The following table compares the price of leasing a private line in a European city with the cost of a self-built DCI.
Private line leasing cos
|Private Line||Monthly Fee (US$)|
|1 x 10 GE||2500|
|1 x 100 GE||20,000|
Self-built DCI cost = Equipment CAPEX + Optical fiber leasing + OPEX (space leasing/electricity fee/O&M)
|Self-Built DCI||Monthly Fee (US$)||One-Off Fee (US$)|
According to this calculation, if DCI bandwidth is 4 x 10 GE @ 40 km, the cost of a self-built DCI can reach parity with the cost of a leased private line in approximately five months. And in the case of 2 x 100 GE @ 100 km, parity is reached within three months. Of course, actual costs may vary, but in most cases, the cost of a self-built DCI will be the same as a leased private line faster when the bandwidth is higher.
The Quality of Self-Built DCI Is Assured Compared with Leasing
Higher Service Provisioning Efficiency: Private line provisioning depends on the efficiency of network service providers. Self-built DCI is more time-effective.
In the Internet era, the requirements for efficient service rollout are increasing. If DCI deployment is slow, the overall service commissioning and rollout will be subsequently delayed. The networks that carry private lines from network service providers are usually designed for wide coverage, rather than for specific applications or customers.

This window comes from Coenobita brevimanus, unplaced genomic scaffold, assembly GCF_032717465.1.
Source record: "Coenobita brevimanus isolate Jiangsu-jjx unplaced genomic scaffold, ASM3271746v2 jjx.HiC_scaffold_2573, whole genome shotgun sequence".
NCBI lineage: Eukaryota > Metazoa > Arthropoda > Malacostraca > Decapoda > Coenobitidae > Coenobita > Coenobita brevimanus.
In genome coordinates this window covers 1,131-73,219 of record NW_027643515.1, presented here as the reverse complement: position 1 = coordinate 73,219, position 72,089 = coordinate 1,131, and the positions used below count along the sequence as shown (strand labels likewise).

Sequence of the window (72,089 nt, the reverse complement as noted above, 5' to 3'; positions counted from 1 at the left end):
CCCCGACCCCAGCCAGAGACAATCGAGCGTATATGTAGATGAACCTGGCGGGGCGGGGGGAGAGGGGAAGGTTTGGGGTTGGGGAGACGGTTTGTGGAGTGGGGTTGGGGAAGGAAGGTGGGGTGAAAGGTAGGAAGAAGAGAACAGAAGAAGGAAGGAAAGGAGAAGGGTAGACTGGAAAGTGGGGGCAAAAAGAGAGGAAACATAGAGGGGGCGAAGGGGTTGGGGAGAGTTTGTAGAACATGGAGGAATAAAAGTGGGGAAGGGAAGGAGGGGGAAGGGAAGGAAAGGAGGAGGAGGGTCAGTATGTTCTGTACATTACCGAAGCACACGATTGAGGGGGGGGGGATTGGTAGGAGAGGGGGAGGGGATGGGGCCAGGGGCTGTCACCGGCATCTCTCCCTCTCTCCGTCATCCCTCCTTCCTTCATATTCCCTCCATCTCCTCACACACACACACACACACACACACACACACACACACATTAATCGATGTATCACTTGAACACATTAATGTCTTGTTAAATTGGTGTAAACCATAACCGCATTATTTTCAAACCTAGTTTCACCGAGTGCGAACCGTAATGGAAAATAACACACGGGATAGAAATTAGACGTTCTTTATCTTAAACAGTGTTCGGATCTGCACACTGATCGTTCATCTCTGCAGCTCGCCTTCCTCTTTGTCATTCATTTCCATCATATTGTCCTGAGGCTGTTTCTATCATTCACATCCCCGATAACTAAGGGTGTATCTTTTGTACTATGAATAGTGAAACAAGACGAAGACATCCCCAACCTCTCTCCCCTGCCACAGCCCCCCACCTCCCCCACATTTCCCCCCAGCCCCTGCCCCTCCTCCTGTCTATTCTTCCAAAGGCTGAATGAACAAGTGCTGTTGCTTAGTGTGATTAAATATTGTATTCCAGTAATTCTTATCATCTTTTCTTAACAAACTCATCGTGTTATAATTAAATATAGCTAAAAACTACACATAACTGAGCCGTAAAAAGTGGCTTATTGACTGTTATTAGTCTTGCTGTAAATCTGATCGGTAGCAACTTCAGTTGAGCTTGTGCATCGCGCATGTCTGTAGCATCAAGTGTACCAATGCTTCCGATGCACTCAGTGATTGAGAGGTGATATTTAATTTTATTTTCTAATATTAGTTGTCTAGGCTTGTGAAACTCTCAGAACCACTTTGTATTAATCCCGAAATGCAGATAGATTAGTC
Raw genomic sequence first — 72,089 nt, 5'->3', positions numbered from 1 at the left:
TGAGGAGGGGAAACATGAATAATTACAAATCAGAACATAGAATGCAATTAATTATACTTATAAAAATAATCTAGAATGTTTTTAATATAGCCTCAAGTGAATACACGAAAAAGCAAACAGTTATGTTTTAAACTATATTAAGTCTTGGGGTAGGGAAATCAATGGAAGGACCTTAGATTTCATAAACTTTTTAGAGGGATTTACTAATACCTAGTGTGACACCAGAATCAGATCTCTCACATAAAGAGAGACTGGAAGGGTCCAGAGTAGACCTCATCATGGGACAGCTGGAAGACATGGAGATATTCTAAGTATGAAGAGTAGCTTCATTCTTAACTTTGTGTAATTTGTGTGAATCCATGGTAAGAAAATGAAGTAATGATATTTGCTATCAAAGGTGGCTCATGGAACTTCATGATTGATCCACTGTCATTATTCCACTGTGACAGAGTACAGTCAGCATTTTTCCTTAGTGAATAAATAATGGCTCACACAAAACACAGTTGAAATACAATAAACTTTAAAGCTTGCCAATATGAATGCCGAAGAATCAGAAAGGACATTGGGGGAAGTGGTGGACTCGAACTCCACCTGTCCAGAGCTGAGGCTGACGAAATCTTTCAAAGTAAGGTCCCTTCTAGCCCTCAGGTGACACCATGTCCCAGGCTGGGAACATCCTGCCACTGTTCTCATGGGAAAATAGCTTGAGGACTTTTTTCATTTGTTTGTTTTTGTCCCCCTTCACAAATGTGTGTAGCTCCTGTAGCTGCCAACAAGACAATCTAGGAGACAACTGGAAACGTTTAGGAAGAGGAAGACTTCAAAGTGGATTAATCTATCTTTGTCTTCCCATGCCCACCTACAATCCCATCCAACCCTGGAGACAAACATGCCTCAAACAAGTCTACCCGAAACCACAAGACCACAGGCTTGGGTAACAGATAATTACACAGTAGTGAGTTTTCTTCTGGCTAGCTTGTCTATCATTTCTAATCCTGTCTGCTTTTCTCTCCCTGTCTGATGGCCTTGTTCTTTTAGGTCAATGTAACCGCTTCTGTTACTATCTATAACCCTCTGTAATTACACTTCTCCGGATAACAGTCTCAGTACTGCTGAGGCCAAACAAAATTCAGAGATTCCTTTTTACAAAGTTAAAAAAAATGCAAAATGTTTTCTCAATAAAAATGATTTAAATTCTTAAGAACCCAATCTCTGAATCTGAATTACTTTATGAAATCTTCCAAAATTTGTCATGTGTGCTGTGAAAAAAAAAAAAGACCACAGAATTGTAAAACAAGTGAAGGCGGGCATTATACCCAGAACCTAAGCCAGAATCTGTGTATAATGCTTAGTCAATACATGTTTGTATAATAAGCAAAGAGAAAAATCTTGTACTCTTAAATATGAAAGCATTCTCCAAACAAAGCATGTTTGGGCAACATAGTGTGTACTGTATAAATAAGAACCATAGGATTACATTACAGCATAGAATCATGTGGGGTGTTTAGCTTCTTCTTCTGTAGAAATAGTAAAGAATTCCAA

If bandwidth or latency cannot meet requirements for DCI application, network capacity needs to be expanded or new links added. This normally involves complex procurement and deployment processes as well as the complex provisioning and commissioning of CT equipment, potentially slowing down private line provisioning to several weeks or even months.
Self-built DCI does not require the processes and technologies of network service providers, and therefore the SLA and deployment timeframe can be customized. IT-style DCI devices that are more suitable for DC deployment can be selected for easy deployment, and services can be provisioned within several days. Once the initial network is built, future service provisioning based on network expansion will be more efficient and can be completed within several hours.
Higher O&M Efficiency: Passive response to private line O&M is slow, self-built DCI is more controllable, achieving efficient O&M.